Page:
You’ve been studying a subject for a while now and you’re getting kind of bored with it. What do you do? If you’re a multipotentialite, the chances are that you toss it aside, so you can sink your teeth into something new. Something more exciting.
Plenty of us have dropped interests without a second thought when we’ve decided that we’ve had enough. Of course, this tends to be easier to do when it’s a hobby or evening class, but it’s not that unusual for us to switch between college courses and degree majors either.
When we do this, we sometimes feel a bit guilty. We feel as though we’ve wasted all that time. But can learning ever truly be a waste of our time? Lots of the interests we think we’ve abandoned come back into focus at some point. The exciting thing is that you’re never quite sure where, when, or how that interest or skill might be revived.
Lori started a great post in the Puttytribe about how she’d invested loads of time in building a website business, only to abandon it all and move onto something new a few months ago. Now she’s been approached by a company that’s looking to have its online presence overhauled, and all that knowledge is coming back into play.
I had a similar experience recently when I was approached by a company to do some re-branding for them. It’s a while since I focused on graphic design, so I’m really looking forward to dusting off my design skills and getting back into the swing of it.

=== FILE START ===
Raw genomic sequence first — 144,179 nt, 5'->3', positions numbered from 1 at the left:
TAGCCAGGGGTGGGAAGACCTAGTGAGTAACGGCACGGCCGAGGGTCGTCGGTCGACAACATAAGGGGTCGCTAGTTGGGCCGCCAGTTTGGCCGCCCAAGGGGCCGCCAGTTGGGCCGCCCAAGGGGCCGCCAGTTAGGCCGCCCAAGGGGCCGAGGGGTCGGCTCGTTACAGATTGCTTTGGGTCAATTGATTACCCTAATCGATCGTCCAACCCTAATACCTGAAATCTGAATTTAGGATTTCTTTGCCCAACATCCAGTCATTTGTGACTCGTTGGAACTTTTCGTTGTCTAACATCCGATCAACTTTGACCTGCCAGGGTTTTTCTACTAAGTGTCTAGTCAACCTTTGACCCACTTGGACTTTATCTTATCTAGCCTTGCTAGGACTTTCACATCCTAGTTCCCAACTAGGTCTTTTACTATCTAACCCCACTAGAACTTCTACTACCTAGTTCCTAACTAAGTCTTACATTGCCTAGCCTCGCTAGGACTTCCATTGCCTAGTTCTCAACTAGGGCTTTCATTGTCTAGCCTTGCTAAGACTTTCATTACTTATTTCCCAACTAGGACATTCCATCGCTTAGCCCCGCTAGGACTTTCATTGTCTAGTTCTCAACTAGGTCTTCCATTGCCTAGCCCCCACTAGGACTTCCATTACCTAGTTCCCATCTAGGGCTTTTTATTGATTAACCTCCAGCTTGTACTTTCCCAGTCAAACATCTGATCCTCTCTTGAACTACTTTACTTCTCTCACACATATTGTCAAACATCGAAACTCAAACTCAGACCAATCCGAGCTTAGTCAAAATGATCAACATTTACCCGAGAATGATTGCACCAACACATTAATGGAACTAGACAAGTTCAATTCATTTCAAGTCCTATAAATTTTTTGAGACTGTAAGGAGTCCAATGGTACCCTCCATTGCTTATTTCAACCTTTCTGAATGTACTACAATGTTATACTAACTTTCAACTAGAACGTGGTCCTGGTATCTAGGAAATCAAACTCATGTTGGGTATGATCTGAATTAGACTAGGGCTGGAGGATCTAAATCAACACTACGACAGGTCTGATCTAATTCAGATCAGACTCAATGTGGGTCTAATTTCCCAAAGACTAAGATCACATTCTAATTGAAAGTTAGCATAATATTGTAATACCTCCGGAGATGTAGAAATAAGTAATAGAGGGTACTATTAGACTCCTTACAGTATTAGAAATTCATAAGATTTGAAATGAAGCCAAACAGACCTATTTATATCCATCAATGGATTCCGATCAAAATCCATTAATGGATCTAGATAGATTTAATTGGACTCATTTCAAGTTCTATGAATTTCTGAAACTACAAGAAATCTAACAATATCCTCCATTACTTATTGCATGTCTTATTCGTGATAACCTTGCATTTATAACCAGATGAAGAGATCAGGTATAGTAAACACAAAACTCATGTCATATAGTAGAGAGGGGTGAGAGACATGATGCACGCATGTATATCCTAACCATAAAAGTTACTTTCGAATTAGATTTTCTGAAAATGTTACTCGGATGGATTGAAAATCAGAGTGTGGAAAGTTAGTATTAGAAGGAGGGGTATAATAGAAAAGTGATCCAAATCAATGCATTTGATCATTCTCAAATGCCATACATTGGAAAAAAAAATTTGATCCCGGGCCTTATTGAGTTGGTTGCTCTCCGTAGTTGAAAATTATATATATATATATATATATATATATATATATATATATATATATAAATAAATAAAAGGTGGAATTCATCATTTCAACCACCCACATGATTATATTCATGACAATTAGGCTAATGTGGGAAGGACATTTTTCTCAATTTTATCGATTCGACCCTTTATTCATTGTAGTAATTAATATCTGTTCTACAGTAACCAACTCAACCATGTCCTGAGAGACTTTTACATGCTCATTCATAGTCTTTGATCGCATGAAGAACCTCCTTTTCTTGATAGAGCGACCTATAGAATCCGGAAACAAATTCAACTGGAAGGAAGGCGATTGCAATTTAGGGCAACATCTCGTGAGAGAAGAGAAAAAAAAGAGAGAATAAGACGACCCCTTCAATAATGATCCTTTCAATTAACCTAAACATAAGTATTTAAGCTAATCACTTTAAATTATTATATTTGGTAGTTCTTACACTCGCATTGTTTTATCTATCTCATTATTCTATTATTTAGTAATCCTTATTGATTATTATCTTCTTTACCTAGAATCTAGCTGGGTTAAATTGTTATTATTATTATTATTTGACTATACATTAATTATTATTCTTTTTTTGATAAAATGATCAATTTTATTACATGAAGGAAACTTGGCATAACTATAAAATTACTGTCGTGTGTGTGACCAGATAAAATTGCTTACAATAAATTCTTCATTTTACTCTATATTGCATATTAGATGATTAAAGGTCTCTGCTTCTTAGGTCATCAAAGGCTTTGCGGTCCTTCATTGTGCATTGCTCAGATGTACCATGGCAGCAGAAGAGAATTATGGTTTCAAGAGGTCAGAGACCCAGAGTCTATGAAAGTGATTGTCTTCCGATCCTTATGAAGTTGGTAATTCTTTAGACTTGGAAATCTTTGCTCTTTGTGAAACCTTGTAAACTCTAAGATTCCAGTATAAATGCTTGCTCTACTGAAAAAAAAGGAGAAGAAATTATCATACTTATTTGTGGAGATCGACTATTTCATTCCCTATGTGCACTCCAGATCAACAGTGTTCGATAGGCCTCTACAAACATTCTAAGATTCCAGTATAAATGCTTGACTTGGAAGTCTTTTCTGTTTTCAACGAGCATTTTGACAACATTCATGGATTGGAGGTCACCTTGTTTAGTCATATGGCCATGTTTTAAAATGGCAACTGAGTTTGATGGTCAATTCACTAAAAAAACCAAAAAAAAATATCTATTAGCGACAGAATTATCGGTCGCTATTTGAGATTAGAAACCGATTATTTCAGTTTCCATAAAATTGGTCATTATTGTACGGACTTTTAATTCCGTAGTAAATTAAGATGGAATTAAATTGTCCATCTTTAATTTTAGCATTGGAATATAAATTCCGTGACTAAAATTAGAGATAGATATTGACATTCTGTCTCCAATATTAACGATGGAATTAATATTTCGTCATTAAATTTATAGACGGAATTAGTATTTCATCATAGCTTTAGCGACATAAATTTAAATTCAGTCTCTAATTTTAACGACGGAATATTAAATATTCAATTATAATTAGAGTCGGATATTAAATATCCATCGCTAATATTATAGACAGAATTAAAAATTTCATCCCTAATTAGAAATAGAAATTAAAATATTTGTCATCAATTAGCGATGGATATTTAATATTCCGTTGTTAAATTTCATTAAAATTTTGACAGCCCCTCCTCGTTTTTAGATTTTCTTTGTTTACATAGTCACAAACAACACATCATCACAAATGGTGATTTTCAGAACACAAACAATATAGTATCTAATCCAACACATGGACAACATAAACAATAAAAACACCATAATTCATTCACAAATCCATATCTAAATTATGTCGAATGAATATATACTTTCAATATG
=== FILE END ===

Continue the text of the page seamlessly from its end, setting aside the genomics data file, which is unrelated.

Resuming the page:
Here are five reasons not to feel guilty about dropping an interest:
1) You need to feed your hunger for learning
We all need to feed our multipotentialite hungers for learning. Every project or subject we spend time on helps to satisfy that hunger. It doesn’t matter if we don’t continue to pursue that interest after we’ve sucked it dry of what attracted us to it in the first place. We are multipotentialites, not specialists. We will always move on to learn about something else.
2) You develop genuinely transferable skills
I’m not just talking about the transferable skills you write about on your resume. Learning about a topic and then moving on enables you to develop real abilities and to take those skills with you into whatever you do next. Having such a diverse range of interests enables you to develop an amazing toolbox of skills to draw upon in future projects.
3) You develop an ability to make connections that no one else sees
All that learning and cross-discipline research means you can truly see how seemingly disparate ideas are connected. Other people don’t have that breadth of knowledge, so they’re unable to see the links between such different subject areas.
This is what makes your unique skill set so invaluable both to you and to anyone you’re working with. Your skill set really is likely to be completely unique too, as it would be near impossible to find two multipotentialites with the exact same range of interests!
4) By learning, you learn to learn
If you imagine that your brain is like a muscle, you’ll see that, the more you exercise it, the stronger and more agile it will become. The more you learn, the better you’ll get at learning. We have an infinite capacity to learn. It’s not as though one day we reach our quota and everything that goes in has to push something else out to make room!
5) You never lose your learning
While your knowledge and skills may become a little rusty, it’s far easier to refresh your memory than it is to learn something from scratch. Learning is like an investment that you can use over and over again. Learning is a real investment in yourself.
Abandoned interests are never a waste of time. They’re just new links in an ever-growing chain.
Do you worry about abandoning interests? Do you ever feel like you’ve wasted your time?